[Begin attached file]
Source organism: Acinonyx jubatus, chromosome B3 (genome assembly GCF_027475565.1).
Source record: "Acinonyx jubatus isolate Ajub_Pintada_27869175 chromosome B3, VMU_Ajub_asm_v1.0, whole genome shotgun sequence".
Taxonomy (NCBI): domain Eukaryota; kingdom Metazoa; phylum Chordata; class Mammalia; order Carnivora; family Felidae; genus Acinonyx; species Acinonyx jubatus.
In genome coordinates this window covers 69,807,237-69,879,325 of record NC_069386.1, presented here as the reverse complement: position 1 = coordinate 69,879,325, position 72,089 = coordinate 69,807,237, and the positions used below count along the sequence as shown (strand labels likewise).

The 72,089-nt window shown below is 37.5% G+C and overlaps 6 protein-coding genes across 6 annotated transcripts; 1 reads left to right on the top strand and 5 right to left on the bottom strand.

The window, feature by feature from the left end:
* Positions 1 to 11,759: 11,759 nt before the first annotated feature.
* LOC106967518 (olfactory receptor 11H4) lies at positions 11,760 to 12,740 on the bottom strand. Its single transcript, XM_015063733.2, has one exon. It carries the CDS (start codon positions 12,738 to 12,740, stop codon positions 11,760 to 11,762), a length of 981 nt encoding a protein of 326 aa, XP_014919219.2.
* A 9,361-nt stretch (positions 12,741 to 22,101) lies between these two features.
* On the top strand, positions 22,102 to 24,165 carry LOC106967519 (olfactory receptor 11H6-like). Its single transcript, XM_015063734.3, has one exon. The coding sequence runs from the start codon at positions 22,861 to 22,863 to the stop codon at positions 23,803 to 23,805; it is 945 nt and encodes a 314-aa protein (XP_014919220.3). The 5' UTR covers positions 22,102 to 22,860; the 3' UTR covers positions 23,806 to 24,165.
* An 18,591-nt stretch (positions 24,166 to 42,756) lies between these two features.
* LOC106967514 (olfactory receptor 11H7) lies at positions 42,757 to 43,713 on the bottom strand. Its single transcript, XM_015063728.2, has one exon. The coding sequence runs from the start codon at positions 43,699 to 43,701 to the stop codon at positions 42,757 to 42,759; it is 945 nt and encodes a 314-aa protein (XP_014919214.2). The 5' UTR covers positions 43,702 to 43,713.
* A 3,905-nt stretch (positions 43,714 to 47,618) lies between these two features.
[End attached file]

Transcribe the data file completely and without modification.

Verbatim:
Source organism: Acinonyx jubatus, chromosome B3 (genome assembly GCF_027475565.1).
Source record: "Acinonyx jubatus isolate Ajub_Pintada_27869175 chromosome B3, VMU_Ajub_asm_v1.0, whole genome shotgun sequence".
Taxonomy (NCBI): domain Eukaryota; kingdom Metazoa; phylum Chordata; class Mammalia; order Carnivora; family Felidae; genus Acinonyx; species Acinonyx jubatus.
In genome coordinates this window covers 69,807,237-69,879,325 of record NC_069386.1, presented here as the reverse complement: position 1 = coordinate 69,879,325, position 72,089 = coordinate 69,807,237, and the positions used below count along the sequence as shown (strand labels likewise).

The 72,089-nt window shown below is 37.5% G+C and overlaps 6 protein-coding genes across 6 annotated transcripts; 1 reads left to right on the top strand and 5 right to left on the bottom strand.

The window, feature by feature from the left end:
* Positions 1 to 11,759: 11,759 nt before the first annotated feature.
* LOC106967518 (olfactory receptor 11H4) lies at positions 11,760 to 12,740 on the bottom strand. Its single transcript, XM_015063733.2, has one exon. It carries the CDS (start codon positions 12,738 to 12,740, stop codon positions 11,760 to 11,762), a length of 981 nt encoding a protein of 326 aa, XP_014919219.2.
* A 9,361-nt stretch (positions 12,741 to 22,101) lies between these two features.
* On the top strand, positions 22,102 to 24,165 carry LOC106967519 (olfactory receptor 11H6-like). Its single transcript, XM_015063734.3, has one exon. The coding sequence runs from the start codon at positions 22,861 to 22,863 to the stop codon at positions 23,803 to 23,805; it is 945 nt and encodes a 314-aa protein (XP_014919220.3). The 5' UTR covers positions 22,102 to 22,860; the 3' UTR covers positions 23,806 to 24,165.
* An 18,591-nt stretch (positions 24,166 to 42,756) lies between these two features.
* LOC106967514 (olfactory receptor 11H7) lies at positions 42,757 to 43,713 on the bottom strand. Its single transcript, XM_015063728.2, has one exon. The coding sequence runs from the start codon at positions 43,699 to 43,701 to the stop codon at positions 42,757 to 42,759; it is 945 nt and encodes a 314-aa protein (XP_014919214.2). The 5' UTR covers positions 43,702 to 43,713.
* A 3,905-nt stretch (positions 43,714 to 47,618) lies between these two features.